These weren't warning signs but merely reminders that the White Sox's mission is far from complete.

Jose Contreras' four-game winning streak was snapped Tuesday night as the Sox fell 6-4 to a struggling Detroit team he hasn't beaten since August 2006.

The slow-footed Sox also ran into four outs on the basepaths that ended any chance of a comeback in a defeat that snapped their seven-game winning streak.

"I'm glad we fought back," Contreras said after the Sox (37-27) tried to rally twice from two late three-run deficits and brought the tying run to the plate in the eighth and ninth innings.

"We're a fighting team. We're in first place for that reason. Everyone is doing their job. When it's their turn, the bullpen shuts people down. I'm not worried about myself because the only time I have to worry is when I'm hurt."

Yet it was a strange loss in which the Sox placed a runner on base in every inning and collected at least 11 hits for the ninth consecutive game but fell short to a fourth-place Detroit team (27-37) that has a sub-.500 record at Comerica Park (15-16).

"We just couldn't scratch that big hit," right fielder Jermaine Dye said. "We battled. We were one or two hits away from getting back into the game and tying it up."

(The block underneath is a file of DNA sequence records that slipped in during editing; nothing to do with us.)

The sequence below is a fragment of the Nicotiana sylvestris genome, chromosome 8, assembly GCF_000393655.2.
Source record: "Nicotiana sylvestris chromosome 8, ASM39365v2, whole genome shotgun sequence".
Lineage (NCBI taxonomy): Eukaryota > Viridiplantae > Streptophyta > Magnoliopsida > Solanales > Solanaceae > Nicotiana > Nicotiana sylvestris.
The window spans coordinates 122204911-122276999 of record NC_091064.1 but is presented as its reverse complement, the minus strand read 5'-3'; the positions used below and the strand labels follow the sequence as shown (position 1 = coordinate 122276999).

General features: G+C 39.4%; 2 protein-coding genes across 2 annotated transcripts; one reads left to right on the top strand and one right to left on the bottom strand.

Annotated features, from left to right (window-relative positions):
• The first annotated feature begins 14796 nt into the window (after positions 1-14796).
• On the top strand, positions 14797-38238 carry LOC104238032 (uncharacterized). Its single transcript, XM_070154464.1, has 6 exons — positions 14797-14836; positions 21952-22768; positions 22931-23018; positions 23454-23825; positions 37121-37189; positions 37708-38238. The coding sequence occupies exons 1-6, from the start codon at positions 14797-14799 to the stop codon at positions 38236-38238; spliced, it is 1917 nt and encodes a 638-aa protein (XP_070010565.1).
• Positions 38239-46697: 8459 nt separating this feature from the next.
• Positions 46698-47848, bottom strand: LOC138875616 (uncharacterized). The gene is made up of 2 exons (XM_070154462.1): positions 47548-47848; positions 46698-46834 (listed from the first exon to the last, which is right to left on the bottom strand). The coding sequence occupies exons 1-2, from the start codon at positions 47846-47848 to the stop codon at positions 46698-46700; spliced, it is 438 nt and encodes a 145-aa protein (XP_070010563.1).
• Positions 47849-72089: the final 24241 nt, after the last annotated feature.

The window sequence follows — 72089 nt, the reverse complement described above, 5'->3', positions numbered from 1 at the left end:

The end of a long winning streak was tempered by the Sox's offensive production, at least from a hitting standpoint. Designated hitter Jim Thome had three hits, including a home run in the second off left-hander Nate Robertson that moved him into a tie for 18th place on the all-time list with Frank Thomas at 520.

Thome led off the seventh with a single and scored. In the eighth, he singled to left with one out, but Carlos Quentin was nailed trying to score from second and Dye flied to right to end the rally.

The Sox were unsuccessful twice in trying to steal off Gold Glove catcher Ivan Rodriguez.

"I think the Cuban Missile ( Alexei Ramirez) just got a bad jump on the second [attempt], and we tried to get them going," manager Ozzie Guillen said. "I think we feel comfortable. We know Pudge can throw the ball well, but I always feel you steal the base against the pitcher, not the catcher."

The Tigers tagged all but one of their 14 hits off Contreras.

"Anyone in this division can do damage," Dye said.

Detroit has served as kryptonite for Contreras, who has lost five consecutive decisions to the Tigers since beating them Aug. 11, 2006.

Detroit pummeled Contreras for 11 hits after the third inning.

"I feel bad I couldn't help the team," said Contreras, who hadn't lost since May 4. "Everyone is doing well. I let my team down. I feel bad. It's a natural thing.

"But as long as we're winning, that's fine. We're in first place. That's all that matters."

mgonzales@tribune.com